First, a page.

he 1994 genocide in Rwanda was supposed to be the last. With humanitarian atrocities easily reported by journalists, NGOs and other international actors, the belief was that it was to never happen again. The collective mantra was, "Never again." Then there was Darfur.

In 2001, as a brokered peace deal between North and South Sudan was moving closer to being finalized, the government in Sudan's capital city Khartoum began to support and carry out systematic attacks against the Fur people living in the western border region Darfur. With so much focus on achieving a North-South peace deal, reports of a possible genocide were largely ignored. Darfuri responded by organizing a force to fend off the attacks, and it was not until the peak of fighting, in early 2004, that the first article about a conflict-that-might-be-genocide appeared in a U.S. newspaper.

Coinciding with the 10-year anniversary of the Rwandan genocide, the coverage of Darfur picked up immediately with articles from the likes of Samantha Power and Nick Kristof. Reporting from the Chad-Sudan border, Kristof wrote in March 2004, "[T]he government of Sudan is engaging in genocide against three large African tribes in its Darfur region here"

As more people learned about the genocide taking place in Darfur, the need to spring into action after having watched genocide unfold in Rwanda 10 years ago was palpable. From this sprung a series of advocacy groups aimed at mobilizing American citizens to stand up and pressure the American government to end genocide.

Unfortunately, the lessons learned in 1994 did not apply to 2004. The genocide of 2004 did not resemble the one of 1994. Multiple groups in a large nation with a long and complicated history meant that the story was not so simple. The weight and meaning of genocide meant that there was a reluctance by international actors to utter the word.

One advocate during this period, Rebecca Hamilton, has pieced together what ensued in her recently released book Fighting for Darfur: Public Action and the Struggle to Stop Genocide. In the book, Hamilton unveils the efforts by the advocacy groups to coordinate their efforts while using an outdated and imperfect model.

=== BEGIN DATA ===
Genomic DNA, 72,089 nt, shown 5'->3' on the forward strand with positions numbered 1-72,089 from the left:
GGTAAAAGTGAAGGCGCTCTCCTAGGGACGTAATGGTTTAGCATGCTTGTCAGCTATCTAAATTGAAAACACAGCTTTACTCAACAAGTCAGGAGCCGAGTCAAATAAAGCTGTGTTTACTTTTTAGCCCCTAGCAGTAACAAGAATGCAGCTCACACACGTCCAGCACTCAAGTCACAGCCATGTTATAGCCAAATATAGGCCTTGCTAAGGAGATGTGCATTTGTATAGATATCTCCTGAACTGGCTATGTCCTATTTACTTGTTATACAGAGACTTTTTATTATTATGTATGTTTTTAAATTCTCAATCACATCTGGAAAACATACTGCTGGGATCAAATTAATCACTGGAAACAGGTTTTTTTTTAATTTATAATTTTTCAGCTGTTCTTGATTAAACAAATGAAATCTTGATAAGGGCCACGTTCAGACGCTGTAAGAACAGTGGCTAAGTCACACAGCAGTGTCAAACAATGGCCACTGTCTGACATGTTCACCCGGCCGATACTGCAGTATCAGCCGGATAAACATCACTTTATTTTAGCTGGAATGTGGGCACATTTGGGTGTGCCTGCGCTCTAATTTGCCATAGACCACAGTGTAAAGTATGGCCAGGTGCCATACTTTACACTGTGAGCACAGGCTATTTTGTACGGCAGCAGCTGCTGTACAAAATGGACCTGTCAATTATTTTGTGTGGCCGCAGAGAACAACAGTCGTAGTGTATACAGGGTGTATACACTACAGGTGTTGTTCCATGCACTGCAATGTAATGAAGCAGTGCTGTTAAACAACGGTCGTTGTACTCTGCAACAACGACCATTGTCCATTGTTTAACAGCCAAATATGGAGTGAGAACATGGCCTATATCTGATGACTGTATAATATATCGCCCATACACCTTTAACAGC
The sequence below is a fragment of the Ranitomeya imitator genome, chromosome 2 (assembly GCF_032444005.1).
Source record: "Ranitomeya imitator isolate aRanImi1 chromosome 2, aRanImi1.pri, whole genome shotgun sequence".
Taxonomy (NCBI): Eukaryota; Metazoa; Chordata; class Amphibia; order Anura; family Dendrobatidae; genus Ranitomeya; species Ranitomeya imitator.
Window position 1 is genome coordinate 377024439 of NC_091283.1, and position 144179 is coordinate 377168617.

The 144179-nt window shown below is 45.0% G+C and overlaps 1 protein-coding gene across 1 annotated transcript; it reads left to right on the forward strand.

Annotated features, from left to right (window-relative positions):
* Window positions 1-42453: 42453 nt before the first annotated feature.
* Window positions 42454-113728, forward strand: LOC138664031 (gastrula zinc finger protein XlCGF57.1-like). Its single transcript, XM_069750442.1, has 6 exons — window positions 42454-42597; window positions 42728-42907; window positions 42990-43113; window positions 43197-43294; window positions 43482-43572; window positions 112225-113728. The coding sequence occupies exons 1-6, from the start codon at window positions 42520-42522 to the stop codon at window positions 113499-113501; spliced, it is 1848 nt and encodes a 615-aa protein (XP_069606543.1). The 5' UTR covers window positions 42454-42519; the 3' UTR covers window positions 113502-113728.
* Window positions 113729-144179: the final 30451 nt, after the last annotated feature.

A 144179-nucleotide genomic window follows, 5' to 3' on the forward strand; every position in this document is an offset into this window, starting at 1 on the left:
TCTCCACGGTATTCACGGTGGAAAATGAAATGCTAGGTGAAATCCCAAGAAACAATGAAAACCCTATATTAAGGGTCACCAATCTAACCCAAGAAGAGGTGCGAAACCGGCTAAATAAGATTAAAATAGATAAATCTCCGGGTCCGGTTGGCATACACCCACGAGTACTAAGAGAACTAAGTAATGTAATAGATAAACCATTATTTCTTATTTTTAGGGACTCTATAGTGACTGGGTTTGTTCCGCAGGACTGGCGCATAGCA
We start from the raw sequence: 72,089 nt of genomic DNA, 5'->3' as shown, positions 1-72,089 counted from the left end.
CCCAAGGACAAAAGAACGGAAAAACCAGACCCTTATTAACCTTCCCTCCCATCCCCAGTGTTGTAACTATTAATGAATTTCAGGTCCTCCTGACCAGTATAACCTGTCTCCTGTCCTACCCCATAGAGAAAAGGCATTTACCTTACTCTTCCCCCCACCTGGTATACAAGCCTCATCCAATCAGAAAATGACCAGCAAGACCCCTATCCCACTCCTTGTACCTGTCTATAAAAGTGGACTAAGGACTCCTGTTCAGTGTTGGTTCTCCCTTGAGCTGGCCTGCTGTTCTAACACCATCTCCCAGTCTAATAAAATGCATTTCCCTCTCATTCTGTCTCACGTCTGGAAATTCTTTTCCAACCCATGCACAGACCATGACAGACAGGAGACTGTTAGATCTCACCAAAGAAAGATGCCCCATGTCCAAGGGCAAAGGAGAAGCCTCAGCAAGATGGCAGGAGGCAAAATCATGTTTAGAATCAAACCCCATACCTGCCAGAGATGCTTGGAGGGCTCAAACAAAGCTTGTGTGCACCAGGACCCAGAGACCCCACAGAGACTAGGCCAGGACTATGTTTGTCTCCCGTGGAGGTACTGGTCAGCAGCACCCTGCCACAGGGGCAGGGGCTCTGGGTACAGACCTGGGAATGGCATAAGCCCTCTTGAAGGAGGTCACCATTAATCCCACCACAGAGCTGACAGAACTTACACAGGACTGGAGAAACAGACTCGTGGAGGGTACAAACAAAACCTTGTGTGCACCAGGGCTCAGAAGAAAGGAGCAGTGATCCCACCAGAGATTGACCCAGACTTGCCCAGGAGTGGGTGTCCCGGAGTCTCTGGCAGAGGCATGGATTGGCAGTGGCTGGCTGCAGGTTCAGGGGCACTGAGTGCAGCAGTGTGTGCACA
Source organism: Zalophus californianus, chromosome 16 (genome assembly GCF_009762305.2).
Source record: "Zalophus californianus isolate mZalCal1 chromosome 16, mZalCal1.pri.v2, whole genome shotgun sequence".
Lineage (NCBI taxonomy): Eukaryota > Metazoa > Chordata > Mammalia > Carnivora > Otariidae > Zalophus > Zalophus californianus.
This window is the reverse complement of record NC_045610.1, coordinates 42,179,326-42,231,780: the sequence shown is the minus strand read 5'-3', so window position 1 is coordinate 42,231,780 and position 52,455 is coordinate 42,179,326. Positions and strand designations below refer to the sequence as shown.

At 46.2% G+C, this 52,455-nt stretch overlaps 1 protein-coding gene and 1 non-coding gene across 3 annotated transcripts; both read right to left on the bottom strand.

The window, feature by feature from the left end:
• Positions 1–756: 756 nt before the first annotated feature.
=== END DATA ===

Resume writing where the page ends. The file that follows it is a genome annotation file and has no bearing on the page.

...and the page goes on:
In the 10 years since 1994, the international clout of the United States dwindled, while other countries, like China, grew to become significant global players. Unilateral action that would have been acceptable in 1994 was no longer an option in the years following the invasion of Iraq.

The United States was also in a different position in terms of its relationship with Sudan. Having labored to bring an end to the North-South conflict, a strong relationship with the government in Khartoum was essential to ensuring peace.

Hamilton takes her readers though the negotiations happening within the Bush administration and shows how advocates were successfully able to raise the profile of the genocide, but had little chance of forcing a government to act that was no longer the world's superpower. The U.S. would have to go through more traditional international channels such as the U.N. and ICC, options that were not politically popular.

Darfur advocates ran into an even larger problem when the fighting stopped shortly after campaigns began to gain traction. The need had shifted from military and diplomatic pressure to aid such as medicine, food and shelter. Because of a lack of coordination, leadership and understanding by supporters, the campaign was unable to make a smooth transition.

Hamilton writes, "The same human dynamics that limit the ability of government officials to respond early -- prioritizing the immediate crisis over the looming one, attending to what is familiar in preference to learning about a new situation -- seem to be present within the advocacy community as well."

Looking toward Rwanda, advocates justifiably thought that the campaign for Darfur would be much easier. It was not. Foreign interests, changing powers and the wrong tactics all conspired against the people trying to put an end to the genocide.

Seven years later, the humanitarian crisis in Darfur persists, the change in administration has brought little meaningful policy changes, South Sudan is a free nation, and reports of fighting in Kordofan may signal future conflict. "Never again" was used to apply to Rwanda, but the same phrase should be used when considering the Darfur advocacy campaign.

There were some small victories. Raising the profile of mass atrocities is a feat. Being able to speak with the President of the United States is only less impressive than compelling congressmen and women to make the issue a priority. Thanks to the research done by Hamilton, the information is now available to prevent people from making the same mistakes.

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